From 1979-2005, an average of 19 human deaths per year were caused by dogs in the United States. From 1960-1990, meanwhile, snakes caused about 10 U.S. deaths each year. Relative to the prevalence of each animal in heavily populated human areas, it seems clear which is more dangerous. Make pet snakes–poisonous or not–as common as pet dogs, and watch our fine nation turn into Snakes on a Plane. Okay, I’m finished. Thank you for your time.
Following a serious crash in Bensalem this morning, Pennsylvania State Police are shutting down all northbound lanes of I-95 at 12:10 p.m, starting at Academy Road. Then, At 12:55, they’ll re-open it and shut down southbound lanes, near Woodhaven Road. Add this to a weekend shutdown of Delaware’s I-95 stretch, and it’s going to be a nasty traffic day. Commuting aside, several injuries are believed to have occurred, and a coroner was called to the scene. [6 ABC]
Lori Stilley, the Delran woman who faked cancer for money, attention, and psychological issues we’ll probably never understand, was sentenced to 500 hours of community service yesterday. She was also ordered to pay $11,000 back to her donors. The judge didn’t mince words in handing down the penalty.
I have never heard of such an outrageous thing,” he told Stilley, who sat impassively beside her lawyer. “I’m almost speechless. It’s despicable what you’ve done.”
He was especially miffed that she still insists to her family that she actually had cancer and pleaded guilty only to put the matter behind her. For a deep dive into the Stilley fraud, see Vicki Glembocki’s piece from the March issue of Philly Mag. [Inquirer]
Swarthmore police have warned you, Swarthmorians: A seven-foot boa is on the loose after it escaped its home on the 300 block of Park Avenue. As the Daily News points out, a couple of Canadian boys were recently strangled to death by a hundred-pound python, after it escaped from a pet store. My I suggest some snake repellent, Swarthmore? Only $9.99.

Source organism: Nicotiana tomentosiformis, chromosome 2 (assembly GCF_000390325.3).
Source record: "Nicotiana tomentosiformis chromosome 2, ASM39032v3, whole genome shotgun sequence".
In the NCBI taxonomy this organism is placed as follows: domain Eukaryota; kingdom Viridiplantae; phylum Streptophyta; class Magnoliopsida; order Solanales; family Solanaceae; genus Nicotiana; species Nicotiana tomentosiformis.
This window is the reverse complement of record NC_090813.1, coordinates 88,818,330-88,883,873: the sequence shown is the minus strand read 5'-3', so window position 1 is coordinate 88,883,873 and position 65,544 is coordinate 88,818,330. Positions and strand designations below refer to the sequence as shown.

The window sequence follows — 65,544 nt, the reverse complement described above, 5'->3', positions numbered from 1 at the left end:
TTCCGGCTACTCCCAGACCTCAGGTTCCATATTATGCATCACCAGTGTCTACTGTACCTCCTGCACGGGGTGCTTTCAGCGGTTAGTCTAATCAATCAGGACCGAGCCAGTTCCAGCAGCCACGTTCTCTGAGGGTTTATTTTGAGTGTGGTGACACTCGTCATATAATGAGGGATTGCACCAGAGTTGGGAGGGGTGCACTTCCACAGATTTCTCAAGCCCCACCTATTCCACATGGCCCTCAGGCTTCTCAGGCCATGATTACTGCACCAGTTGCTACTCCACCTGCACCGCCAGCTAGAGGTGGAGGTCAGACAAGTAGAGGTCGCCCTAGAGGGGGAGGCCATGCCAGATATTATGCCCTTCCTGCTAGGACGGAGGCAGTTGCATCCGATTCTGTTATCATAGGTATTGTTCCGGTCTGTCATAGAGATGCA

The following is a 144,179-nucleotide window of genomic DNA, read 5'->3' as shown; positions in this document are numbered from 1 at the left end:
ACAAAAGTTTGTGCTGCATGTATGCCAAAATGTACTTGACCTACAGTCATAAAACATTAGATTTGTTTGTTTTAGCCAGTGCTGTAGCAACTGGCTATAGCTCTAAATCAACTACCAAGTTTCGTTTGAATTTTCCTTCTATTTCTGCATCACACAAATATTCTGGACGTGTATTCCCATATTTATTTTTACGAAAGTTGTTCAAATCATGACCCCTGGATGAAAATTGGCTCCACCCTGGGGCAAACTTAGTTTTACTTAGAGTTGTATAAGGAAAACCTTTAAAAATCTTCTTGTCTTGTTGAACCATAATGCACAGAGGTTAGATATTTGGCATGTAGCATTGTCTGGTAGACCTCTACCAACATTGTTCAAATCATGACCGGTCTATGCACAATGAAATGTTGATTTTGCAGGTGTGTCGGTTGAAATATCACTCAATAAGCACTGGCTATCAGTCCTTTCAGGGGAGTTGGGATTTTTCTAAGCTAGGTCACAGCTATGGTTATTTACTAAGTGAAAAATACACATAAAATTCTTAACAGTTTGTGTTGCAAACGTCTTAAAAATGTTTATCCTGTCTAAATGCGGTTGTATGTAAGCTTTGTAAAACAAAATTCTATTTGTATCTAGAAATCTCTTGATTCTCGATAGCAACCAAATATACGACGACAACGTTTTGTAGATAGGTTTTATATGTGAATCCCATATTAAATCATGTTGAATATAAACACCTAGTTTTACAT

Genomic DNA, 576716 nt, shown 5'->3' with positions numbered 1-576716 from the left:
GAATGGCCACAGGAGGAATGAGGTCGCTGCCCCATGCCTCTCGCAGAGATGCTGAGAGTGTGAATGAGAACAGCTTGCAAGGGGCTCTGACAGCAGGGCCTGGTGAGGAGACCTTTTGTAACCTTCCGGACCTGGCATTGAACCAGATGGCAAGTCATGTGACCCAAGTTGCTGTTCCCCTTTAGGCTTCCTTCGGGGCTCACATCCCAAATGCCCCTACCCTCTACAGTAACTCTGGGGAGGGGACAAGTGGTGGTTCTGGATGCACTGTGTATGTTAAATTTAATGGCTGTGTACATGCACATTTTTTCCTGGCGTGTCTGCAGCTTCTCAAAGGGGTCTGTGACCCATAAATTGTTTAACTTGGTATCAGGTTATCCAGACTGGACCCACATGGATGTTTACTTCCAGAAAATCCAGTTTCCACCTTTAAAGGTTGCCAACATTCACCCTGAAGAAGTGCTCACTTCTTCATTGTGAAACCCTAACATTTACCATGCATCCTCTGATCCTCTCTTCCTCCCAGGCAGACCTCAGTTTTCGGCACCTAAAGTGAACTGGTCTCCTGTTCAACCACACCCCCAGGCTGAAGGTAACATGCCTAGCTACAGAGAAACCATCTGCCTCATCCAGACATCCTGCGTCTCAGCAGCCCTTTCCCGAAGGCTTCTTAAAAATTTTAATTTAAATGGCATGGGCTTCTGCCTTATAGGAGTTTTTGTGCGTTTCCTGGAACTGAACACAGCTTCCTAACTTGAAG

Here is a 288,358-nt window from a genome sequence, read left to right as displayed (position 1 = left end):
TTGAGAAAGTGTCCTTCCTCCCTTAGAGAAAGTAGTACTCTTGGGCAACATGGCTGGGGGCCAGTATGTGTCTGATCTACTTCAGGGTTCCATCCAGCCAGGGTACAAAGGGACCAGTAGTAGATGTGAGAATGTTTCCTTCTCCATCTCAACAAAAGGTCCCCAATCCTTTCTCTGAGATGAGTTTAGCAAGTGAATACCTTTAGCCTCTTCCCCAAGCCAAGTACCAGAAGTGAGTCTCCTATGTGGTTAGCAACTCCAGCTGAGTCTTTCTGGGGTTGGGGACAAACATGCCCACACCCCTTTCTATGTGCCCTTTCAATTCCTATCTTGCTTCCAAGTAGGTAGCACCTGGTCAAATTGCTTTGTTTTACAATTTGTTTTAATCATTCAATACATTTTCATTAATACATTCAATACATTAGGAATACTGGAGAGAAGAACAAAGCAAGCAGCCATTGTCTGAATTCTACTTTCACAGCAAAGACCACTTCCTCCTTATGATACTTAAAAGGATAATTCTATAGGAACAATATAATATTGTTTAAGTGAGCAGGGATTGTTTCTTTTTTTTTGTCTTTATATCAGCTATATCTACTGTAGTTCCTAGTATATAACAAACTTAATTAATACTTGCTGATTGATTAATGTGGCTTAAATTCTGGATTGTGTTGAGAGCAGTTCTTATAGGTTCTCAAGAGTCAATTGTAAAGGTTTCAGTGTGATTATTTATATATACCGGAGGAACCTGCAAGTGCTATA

Apparently, this is what the “pet” looks like.
— NBC10 Philadelphia (@NBCPhiladelphia) August 14, 2013
In sadder Scranton news than we’ve recently brought you, the man whose family gave the town its name died Sunday night in his California retirement community of a cerebral hemorrhage. He was 96. From 1963 to 1967 the Rockefeller Republican was Governor of Pennsylvania. And like Rockefeller, he unsuccessfully challenged conservative GOP nominee Barry Goldwater for the 1964 presidential nomination. Scranton also served as U.S. Ambassador to the United Nations. Before the wealthy Scrantons came along, by the way, the place was called Slocum Hollow. [AP]
At 6:48 a.m. this morning, a fire was reported at the Bensalem Nifty Fifty’s. Three hours later, police says the building “appears to be a total loss.” No customers were in the restaurant at the time, and no one was hurt. This is the worst news for the throwback burger chain since…last year, when three thrifty Nifty Fifty’s owners pleaded guilty to tax evasion. Below, a photo taken at the scene by someone who probably just saw part of his childhood go up in smoke.
— jason west (@2jwest0) July 19, 2013
Ever wish you could enjoy the splendors of suburban sprawl without all the sprawling, suburban, traffic? At a public meeting tomorrow, SEPTA will unveil plans to extend the Norristown High Speed line to the King of Prussia Mall and Valley Forge. Right now, you best option from Philly is to take a car or a bus. Both of which will result in I-76-induced road rage. Tomorrow night’s session, of course, will be taking place at the Radisson Hotel Valley Forge smack in the middle of rush hour. “Open House” at 4 p.m., presentation at 6 p.m. [Daily News]